Flying New Mexico and Arizona is generally less challenging than the more northerly Rockies. Density altitude is an issue, but our lower terrain offers more route options for circumnavigating weather. We do get afternoon turbulence and thunderstorms here, so summertime flying is best done in early mornings and late afternoons. (For more on regional flying weather, see Tom Horne’s terrific book, Flying America’s Weather.)
It would be wise to study mountain flying before piloting the West for your first time. (For starters, check out AOPA’s free online Mountain Flying course.)
Some of my favorite Southwest destinations:
- Durango, Colorado: ride the Durango & Silverton steam train; kayak rapids through town!
- Santa Fe, New Mexico: founded by the Spaniards in 1608, with adobe buildings dating from that era. The 2nd oldest city in the country after St. Augustine, Florida. Dining, history, art, Native American culture, outdoor activities, shopping… A town like no other!
- Grants, New Mexico: check out Old Acoma Pueblo (See my column, “Sky City”), El Morro and El Malpais National Monuments, and the nearby ice caves.
- Chinle, Arizona on the Navajo Nation: tour stunning Canyon de Chelly by horse or jeep.
- Fly through Monument Valley — incredible from the air. (Consider landing and staying at legendary Gouldings Trading Post, but research it before going there. The private one-way airstrip dead-ends into a mesa.)
- Page, Arizona: Hike nearby Antelope Canyon, rent a houseboat, or take a Lake Powell boat tour to Navajo Arch.
- Sedona, Arizona: Among the most beautiful landing sites anywhere, Sedona Airport lies on a 400-foot plateau in very rugged terrain. The runway slopes uphill to the northeast so normal procedure under light winds is to land uphill on Runway 3 and take off downhill on Runway 21. It’s a busy airport so given the bi-directional traffic keep your eyes open. There is little horizon reference in the pattern, so fly your pattern altitudes precisely to make your approach work out smoothly. You’ll feel high on final to Runway 3 (and low approaching 21) due to the sloping runway. (There are VASIs to help.) Although challenging when windy, the airport is quite manageable in good weather. See my column, Flight of Two. Among places to stay is Sky Ranch Lodge right there on Airport Mesa.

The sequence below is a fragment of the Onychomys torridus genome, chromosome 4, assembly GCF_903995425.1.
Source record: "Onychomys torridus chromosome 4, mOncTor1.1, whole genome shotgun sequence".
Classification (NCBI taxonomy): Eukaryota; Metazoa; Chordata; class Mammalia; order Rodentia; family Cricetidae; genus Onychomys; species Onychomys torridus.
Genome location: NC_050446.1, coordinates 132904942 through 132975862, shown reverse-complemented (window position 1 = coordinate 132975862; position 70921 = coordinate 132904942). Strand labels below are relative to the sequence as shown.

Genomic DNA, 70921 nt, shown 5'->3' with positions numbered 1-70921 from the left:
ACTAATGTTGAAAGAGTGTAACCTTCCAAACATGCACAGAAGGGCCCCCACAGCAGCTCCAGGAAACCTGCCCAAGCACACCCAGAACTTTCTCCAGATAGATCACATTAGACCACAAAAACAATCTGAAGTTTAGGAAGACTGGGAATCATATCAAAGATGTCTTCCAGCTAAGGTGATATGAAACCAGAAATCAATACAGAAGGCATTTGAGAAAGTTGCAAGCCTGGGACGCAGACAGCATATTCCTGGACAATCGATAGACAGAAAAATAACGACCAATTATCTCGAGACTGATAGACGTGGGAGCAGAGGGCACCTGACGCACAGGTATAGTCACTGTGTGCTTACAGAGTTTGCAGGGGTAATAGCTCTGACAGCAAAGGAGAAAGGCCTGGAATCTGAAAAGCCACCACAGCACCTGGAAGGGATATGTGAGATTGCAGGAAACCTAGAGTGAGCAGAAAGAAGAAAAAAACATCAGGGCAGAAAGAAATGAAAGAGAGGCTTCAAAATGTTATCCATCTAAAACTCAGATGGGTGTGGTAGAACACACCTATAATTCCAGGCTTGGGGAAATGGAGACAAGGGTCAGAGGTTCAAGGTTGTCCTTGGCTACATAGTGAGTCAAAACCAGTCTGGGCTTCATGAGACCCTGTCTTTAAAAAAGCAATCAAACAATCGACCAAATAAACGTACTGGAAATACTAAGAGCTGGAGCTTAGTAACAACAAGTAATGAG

- Overfly Meteor Crater and the Painted Desert.
- Aviation history buffs: Winslow Airport (KINW) was laid out by Charles Lindbergh himself, and retains the original territorial-style passenger terminal and TAT airline hangar. (See my column, Lazy Day and associated photos.) Stay at Winslow’s restored La Posada Hotel, one of the original “Harvey Houses” for early railroad travelers.
- Fly the Grand Canyon overflight corridors (familiarize yourself first with the Grand Canyon Special Flight Rules Area); then land at Grand Canyon Airport and hike along the rim. (See my column, Grand Canyon New Year.)
- Wickenburg, Arizona, offers an old-West Sonoran Desert experience far removed from the glitter of Scottsdale and Phoenix megalopolis most people visit. Ride horseback among giant Saguaro cacti, tour the Vulture Mine and associated ghost town, and see the marvelous Desert Caballeros Western Museum. Consider staying at Rancho de los Caballeros resort, an authentic but contemporary western “dude ranch.”
- Visit the Planes of Fame Museum at Valle Airport, between Williams and Grand Canyon, Arizona.
- If you’re passing near Clayton, NM, see the incredible dinosaur footprints at Clayton Lake State Park.
- Finally, read the adventures and see photos from two pilots who followed my recommendations flying the Southwest, in my column, Flying Carpet Tour.
Other than Sedona and Gouldings, most of the named airports require no special considerations except density altitude. All are at or above 5,000 feet elevation. Durango, Grants, Santa Fe, Grand Canyon, and Flagstaff Airports are at 6-7,000 feet elevation.
Photo: “Three Mountains:” Sun pierces clouds over Sedona, Arizona, photographed from the Flying Carpet. (Available as a Fine Art Metal Print.)
©2013, 2014, 2016 Gregory N. Brown